Artist's promotional video for Girl running Book Launch, which took place
on Oct 6, 2021. via Zoom, hosted by McNally Robinson Booksellers.
Watch the recorded event here.
Girl running film poems here.
Scroll down for Bill Robertson's response.
Shortlisted for a 2022 Indigenous Voices Award and two 2022 Saskatchewan Book Awards.
IN THIS STELLAR DEBUT COLLECTION, Girl running, by Métis poet Diana Hope Tegenkamp, disappearances, perpetual flights, river walks, shadowy descents and miraculous returns connect daily living and mortality, social realities and ancient histories, surfaces and subterranean depths.
The narrative weaves between the present, with the poet caring for her mother in the palliative stages of her life, and the past, with a searching eye for the absent Métis father and the brutal effects of Canada’s colonial history.
“A poignant journey of a mother’s life
And a daughter’s loss
Diana tells gentle stories about her mother
sings her beautiful songs
Mahka a’yimiho, a’yimiho
A’yimiho kah puktinaht
- Maria Campbell, award-winning author and filmmaker
“Girl running leads us through grief's secret landscapes— she sprints the mother field all the way across centuries home— where language breaks into wavelength, space collapses into generosity and ‘longing is no longer longing but something else.’”
- Jennifer Still, author of Girlwood and Comma, winner of the Landsdowne Prize for Poetry.
Poetry book. Published by Thistledown Press. 2021.
With thanks to the Saskatchewan Arts Board and the Canada Council for the Arts for assistance to write Girl running.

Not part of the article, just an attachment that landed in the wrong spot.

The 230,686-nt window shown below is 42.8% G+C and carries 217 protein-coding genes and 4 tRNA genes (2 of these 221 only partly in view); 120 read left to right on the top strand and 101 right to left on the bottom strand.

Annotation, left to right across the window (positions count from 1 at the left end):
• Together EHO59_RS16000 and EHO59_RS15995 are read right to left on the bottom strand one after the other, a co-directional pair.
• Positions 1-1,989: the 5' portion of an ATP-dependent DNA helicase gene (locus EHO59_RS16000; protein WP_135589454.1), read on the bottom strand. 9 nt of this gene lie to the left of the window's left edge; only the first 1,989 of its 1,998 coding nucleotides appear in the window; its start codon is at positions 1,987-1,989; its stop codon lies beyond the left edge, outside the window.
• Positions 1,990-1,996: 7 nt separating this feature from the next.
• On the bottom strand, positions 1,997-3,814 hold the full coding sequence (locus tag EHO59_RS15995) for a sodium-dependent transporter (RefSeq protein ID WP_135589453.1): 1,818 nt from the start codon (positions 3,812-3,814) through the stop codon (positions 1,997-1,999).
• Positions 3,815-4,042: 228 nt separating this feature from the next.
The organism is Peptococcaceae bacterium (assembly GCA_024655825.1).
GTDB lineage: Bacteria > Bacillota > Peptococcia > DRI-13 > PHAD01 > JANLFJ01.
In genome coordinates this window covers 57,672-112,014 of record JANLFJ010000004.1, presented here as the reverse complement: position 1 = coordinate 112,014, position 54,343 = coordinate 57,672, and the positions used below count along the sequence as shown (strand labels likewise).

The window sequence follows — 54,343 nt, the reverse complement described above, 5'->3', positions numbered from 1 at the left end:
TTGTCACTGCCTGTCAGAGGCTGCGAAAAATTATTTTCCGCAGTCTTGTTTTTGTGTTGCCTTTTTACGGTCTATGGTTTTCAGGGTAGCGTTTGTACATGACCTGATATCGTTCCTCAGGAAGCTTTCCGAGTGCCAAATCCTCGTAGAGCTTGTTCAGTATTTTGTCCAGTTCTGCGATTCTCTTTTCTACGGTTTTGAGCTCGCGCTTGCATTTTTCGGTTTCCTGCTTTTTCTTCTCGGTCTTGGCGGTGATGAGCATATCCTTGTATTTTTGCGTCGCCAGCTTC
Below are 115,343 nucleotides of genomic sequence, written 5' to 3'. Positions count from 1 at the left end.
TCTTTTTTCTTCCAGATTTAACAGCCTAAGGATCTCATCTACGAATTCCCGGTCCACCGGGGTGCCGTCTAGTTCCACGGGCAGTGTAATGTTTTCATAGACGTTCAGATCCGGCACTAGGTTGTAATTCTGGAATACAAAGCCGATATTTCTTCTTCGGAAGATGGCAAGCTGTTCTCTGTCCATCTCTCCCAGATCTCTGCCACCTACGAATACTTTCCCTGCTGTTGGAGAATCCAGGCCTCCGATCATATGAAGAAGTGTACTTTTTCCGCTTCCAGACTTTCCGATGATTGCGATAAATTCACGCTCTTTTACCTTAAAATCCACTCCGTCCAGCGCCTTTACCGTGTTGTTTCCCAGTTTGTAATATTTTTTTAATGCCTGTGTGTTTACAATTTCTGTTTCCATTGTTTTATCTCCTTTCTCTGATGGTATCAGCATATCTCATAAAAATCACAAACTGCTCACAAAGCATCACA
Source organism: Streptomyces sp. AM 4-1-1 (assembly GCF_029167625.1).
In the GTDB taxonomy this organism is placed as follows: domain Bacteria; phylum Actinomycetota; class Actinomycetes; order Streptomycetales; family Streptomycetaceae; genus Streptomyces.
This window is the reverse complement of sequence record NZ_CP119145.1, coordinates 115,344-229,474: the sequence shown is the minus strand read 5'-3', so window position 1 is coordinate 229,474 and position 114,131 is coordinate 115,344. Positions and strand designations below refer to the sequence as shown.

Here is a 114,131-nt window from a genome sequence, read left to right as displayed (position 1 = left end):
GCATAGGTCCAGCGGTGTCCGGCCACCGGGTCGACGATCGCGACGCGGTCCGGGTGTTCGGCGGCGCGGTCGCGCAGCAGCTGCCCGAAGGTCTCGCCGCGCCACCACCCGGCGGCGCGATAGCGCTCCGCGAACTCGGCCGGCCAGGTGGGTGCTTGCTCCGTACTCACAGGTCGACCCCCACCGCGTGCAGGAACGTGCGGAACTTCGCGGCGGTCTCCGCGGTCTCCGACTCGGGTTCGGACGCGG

This personal response to Girl running,
from Saskatchewan poet William Robertson, is shared here
with his kind permission. Thank you, Bill.
I’ve just finished your lovely book Girl running. I like how many birds are in it. The line that really sums up the collection, or pair of lines, for me is in the poem “What I mean to say is,” and they are:
I watched as she let a new language invent its passage,
while also reviving an old language.”
To my mind, anyway, as you deal with your grief over your mother’s death, you watch as she invents the language of her passing, while reviving the language of her past and making sure you know the place she came from. You are part of a continuum. Also, I love the way that new language being invented is part of a world in which women’s voices, and the long-suppressed voices of the marginalized and unheard, are heard; are listened to. Like birds we didn’t pay attention to, stop, be quiet, and listen.
There’s so much here that, as it discovers your father and his background, questions and sidesteps white, male hegemony. You take that history by a “lady,” the long-accepted history by a woman who “fit” what was accepted by men at the time, and you run all that accepted history into an iceberg, one of the most famous examples of white, male hubris of all time.
Now that we’ve sunk that ship, let’s try acknowledging the beatings, of Métis boys and animals, of murdered and missing women and girls, here and on the Mexican desert, and invent a new way of doing things, from speaking, to writing, to putting the words on the page. Get out from under the Weight of Empires.
I also loved the lines:
and the horizon, a wild beast,
lengthens its stride”
July’s dark brown forewing of commitment
feathering our skin with ochre light”
and the beautiful poem “Clouds.”
A brave and lovely collection, Diana. I wouldn’t usually say this much to someone, but you asked me to tell you what I thought.